SOME YEARS AGO A FRIEND told me about a researcher who claimed to have uncovered a disturbing fact about humans.
On average, this researcher said, most people tend to marry someone less intelligent than they are, with the result that we are slowly becoming less intelligent as a species.
For once in my life, I actually was able to respond with clarity in the moment.
I said, without hesitation, "That's not true."
When my friend objected that I had not done the same research, I replied that I didn't need to—that there were two people in every marriage, and therefore, one person marries up for every person who marries down.
On average, it has to come out even.
The point of that little story is that no matter how authoritative an argument sounds, we can often protect ourselves from being misled if we simply apply a little common sense.
It's a good thing to remember when reading those forwarded emails.
The ongoing propaganda from the extreme right wing has become more frightening recently.
It's no longer just aimed at getting us to vote against democrats or liberals, or nurturing subtle racism, or getting us to deny women or gays their rights.
Now it's aimed at turning American against American.
The only way it can accomplish this, of course, is if we are stupid enough to suspend our common sense.
The most recent example is titled "Can a good Muslim be a good American? "
It starts right out with an authoritarian tone, telling the reader what he or she "needs" to do":
"This is very interesting and we all need to read it from start to finish and send it on to everyone. "
Having established who's boss, it then moves quickly to smear the group in question:
"Maybe this is why our American Muslims are so quiet and not speaking out about any atrocities. Can a good Muslim be a good American? "
Notice the reference to "our American Muslims " with that faint hint of ownership about it—the implication that "they" are not "our" equals.
The letter next moves to the usual tactic of establishing a position of authority which is impossible to challenge because we aren't actually told who the authority is:
"This question was forwarded to a friend who worked in Saudi Arabia for 20 years.
The following is his reply: "
So, since we don't know who the author is, or who the "friend" is, why should we believe a word of what follows?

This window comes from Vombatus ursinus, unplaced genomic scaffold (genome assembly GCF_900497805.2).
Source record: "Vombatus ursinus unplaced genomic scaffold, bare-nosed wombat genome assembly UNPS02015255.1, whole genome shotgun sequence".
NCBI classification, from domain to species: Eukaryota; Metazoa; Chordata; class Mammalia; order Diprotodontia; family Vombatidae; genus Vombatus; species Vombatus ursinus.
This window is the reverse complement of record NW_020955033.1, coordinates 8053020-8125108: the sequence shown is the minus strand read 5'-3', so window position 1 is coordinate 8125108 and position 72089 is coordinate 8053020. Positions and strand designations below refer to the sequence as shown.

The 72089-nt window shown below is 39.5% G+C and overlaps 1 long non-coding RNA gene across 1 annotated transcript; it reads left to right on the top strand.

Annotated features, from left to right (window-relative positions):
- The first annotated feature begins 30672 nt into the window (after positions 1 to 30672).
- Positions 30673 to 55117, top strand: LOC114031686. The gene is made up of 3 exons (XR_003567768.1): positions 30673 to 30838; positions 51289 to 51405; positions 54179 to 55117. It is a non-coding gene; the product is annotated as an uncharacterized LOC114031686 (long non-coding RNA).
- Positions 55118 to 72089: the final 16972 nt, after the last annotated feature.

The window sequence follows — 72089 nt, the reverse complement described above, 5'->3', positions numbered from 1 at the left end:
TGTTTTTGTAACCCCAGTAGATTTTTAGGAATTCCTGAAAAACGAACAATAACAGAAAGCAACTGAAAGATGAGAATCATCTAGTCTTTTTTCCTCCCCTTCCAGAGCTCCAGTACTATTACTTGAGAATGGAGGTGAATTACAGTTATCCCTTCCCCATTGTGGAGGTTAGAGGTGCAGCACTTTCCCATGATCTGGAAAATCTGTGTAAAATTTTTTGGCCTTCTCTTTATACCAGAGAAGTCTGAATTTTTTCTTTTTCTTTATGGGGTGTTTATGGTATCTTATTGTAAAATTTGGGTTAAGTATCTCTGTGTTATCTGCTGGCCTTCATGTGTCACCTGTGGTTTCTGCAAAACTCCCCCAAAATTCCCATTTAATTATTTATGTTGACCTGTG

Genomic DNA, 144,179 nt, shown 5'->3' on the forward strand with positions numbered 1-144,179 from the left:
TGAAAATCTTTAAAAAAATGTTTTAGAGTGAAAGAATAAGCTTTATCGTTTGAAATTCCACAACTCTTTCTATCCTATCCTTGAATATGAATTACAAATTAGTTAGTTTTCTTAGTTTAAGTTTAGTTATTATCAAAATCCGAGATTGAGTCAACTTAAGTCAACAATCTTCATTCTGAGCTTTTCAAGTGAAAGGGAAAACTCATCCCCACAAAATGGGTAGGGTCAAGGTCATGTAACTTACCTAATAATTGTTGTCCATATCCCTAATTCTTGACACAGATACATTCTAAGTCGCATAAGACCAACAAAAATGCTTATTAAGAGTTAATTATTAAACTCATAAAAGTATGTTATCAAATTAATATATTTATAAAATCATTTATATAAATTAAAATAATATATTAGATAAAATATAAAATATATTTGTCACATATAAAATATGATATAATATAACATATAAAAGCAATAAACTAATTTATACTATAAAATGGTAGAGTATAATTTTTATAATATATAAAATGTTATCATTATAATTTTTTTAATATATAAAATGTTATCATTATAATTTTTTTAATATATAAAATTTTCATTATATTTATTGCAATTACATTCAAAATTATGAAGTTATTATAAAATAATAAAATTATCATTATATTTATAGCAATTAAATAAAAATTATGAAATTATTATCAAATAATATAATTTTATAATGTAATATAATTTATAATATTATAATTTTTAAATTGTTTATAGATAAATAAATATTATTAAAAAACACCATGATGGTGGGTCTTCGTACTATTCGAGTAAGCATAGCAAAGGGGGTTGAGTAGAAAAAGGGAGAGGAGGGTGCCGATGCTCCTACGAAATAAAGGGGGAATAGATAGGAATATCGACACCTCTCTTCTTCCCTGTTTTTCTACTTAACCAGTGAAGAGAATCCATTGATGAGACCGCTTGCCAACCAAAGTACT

The answer, of course, is that we shouldn't .
Even if we assume—and it's a pretty big assumption—that the friend isn't simply a fictional expert, working in a country (even for twenty years) doesn't make you an expert on that country's religion.
There's actually nothing in the list which follows which couldn't have been dug up on the internet in half an hour.
So just remember to apply some common sense, as we work our way through the list.
Ready? Here goes...
Can a good Muslim be a good American?
"Theologically - no. . . Because his allegiance is to Allah, The moon God of Arabia."
So we're supposed to believe that an American who happens to worship Allah cannot have any allegiance to the United States.
Notice the cute little "moon God" phrase, designed to make Islam sound primitive.
And notice the mention of Arabia, intended to make Islam sound foreign.
It's all very nicely done, if you're a fan of propaganda, but there's a big problem buying into this nonsense if you're a fan of common sense.
Ask yourself whether a good Christian can be a good American, then consider the following response:
Theologically - no. . . Because his allegiance is to Yahweh, The star God of ancient Israel.
See the difficulty? Yahweh, the God of Christians, was originally the national God of Israel, and was originally one of the "stars of El".
And Yahweh is still the God of Israel.
But do you really believe, for a moment, that that means a Christian can't be loyal to the United States?
Of course you don't, and the reason is that you know some Christians, and you know from experience that for most of them religion is one thing and patriotism is another.
A real-life Christian, like a real-life Muslim, does not get his or her God confused with his or her country.
Are there some Christians in America who don't think this way, whose religious loyalty would allow them to break laws, even kill fellow Americans?
Of course there are.
And they have been known to assassinate other American Christians.
But they are a tiny minority, and not any more representative of the average good Christian than an Islamic terrorist is representative of the average good Muslim.
That's just the first point in the email's list.
There are nine more to come.
Next time We'll take up numbers
two through seven...